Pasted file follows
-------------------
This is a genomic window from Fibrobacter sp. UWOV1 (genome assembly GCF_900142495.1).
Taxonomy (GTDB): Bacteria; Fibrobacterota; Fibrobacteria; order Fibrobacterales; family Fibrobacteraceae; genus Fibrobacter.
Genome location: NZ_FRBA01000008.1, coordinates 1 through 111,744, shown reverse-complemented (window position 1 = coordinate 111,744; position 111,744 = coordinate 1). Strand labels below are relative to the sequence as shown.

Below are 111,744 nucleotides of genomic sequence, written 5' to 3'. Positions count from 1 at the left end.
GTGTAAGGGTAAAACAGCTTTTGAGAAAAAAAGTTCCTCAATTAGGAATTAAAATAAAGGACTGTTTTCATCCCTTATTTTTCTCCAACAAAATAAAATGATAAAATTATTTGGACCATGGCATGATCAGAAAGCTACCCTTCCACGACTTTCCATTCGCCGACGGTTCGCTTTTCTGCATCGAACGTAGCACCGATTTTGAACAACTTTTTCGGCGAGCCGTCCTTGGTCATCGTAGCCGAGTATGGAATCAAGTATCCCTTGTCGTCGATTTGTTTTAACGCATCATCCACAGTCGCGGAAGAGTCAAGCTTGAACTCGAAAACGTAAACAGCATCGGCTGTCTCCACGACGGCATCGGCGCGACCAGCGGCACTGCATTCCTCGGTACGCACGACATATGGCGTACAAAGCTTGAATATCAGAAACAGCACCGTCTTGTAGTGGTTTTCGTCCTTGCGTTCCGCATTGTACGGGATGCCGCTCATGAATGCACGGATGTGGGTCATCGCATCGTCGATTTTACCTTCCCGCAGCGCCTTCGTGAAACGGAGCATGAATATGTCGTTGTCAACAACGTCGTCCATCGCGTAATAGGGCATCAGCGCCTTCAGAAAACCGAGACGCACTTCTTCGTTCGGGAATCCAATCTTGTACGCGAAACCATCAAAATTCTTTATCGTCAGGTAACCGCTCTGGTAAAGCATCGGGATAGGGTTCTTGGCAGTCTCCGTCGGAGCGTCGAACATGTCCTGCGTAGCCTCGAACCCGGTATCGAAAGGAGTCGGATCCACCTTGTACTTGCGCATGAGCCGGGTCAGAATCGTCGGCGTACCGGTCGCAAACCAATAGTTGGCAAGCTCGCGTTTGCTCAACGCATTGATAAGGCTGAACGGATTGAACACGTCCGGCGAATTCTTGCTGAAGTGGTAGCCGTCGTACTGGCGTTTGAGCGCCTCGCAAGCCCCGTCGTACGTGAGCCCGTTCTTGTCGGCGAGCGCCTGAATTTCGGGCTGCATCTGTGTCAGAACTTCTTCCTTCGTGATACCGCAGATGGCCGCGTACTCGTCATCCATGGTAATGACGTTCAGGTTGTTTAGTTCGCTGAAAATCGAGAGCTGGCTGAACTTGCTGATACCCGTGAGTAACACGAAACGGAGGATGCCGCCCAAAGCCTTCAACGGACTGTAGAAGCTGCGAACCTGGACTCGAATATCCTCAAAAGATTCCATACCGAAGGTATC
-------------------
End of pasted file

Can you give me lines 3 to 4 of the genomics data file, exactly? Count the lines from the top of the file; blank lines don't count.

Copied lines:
Genome location: NZ_FRBA01000008.1, coordinates 1 through 111,744, shown reverse-complemented (window position 1 = coordinate 111,744; position 111,744 = coordinate 1). Strand labels below are relative to the sequence as shown.

Below are 111,744 nucleotides of genomic sequence, written 5' to 3'. Positions count from 1 at the left end.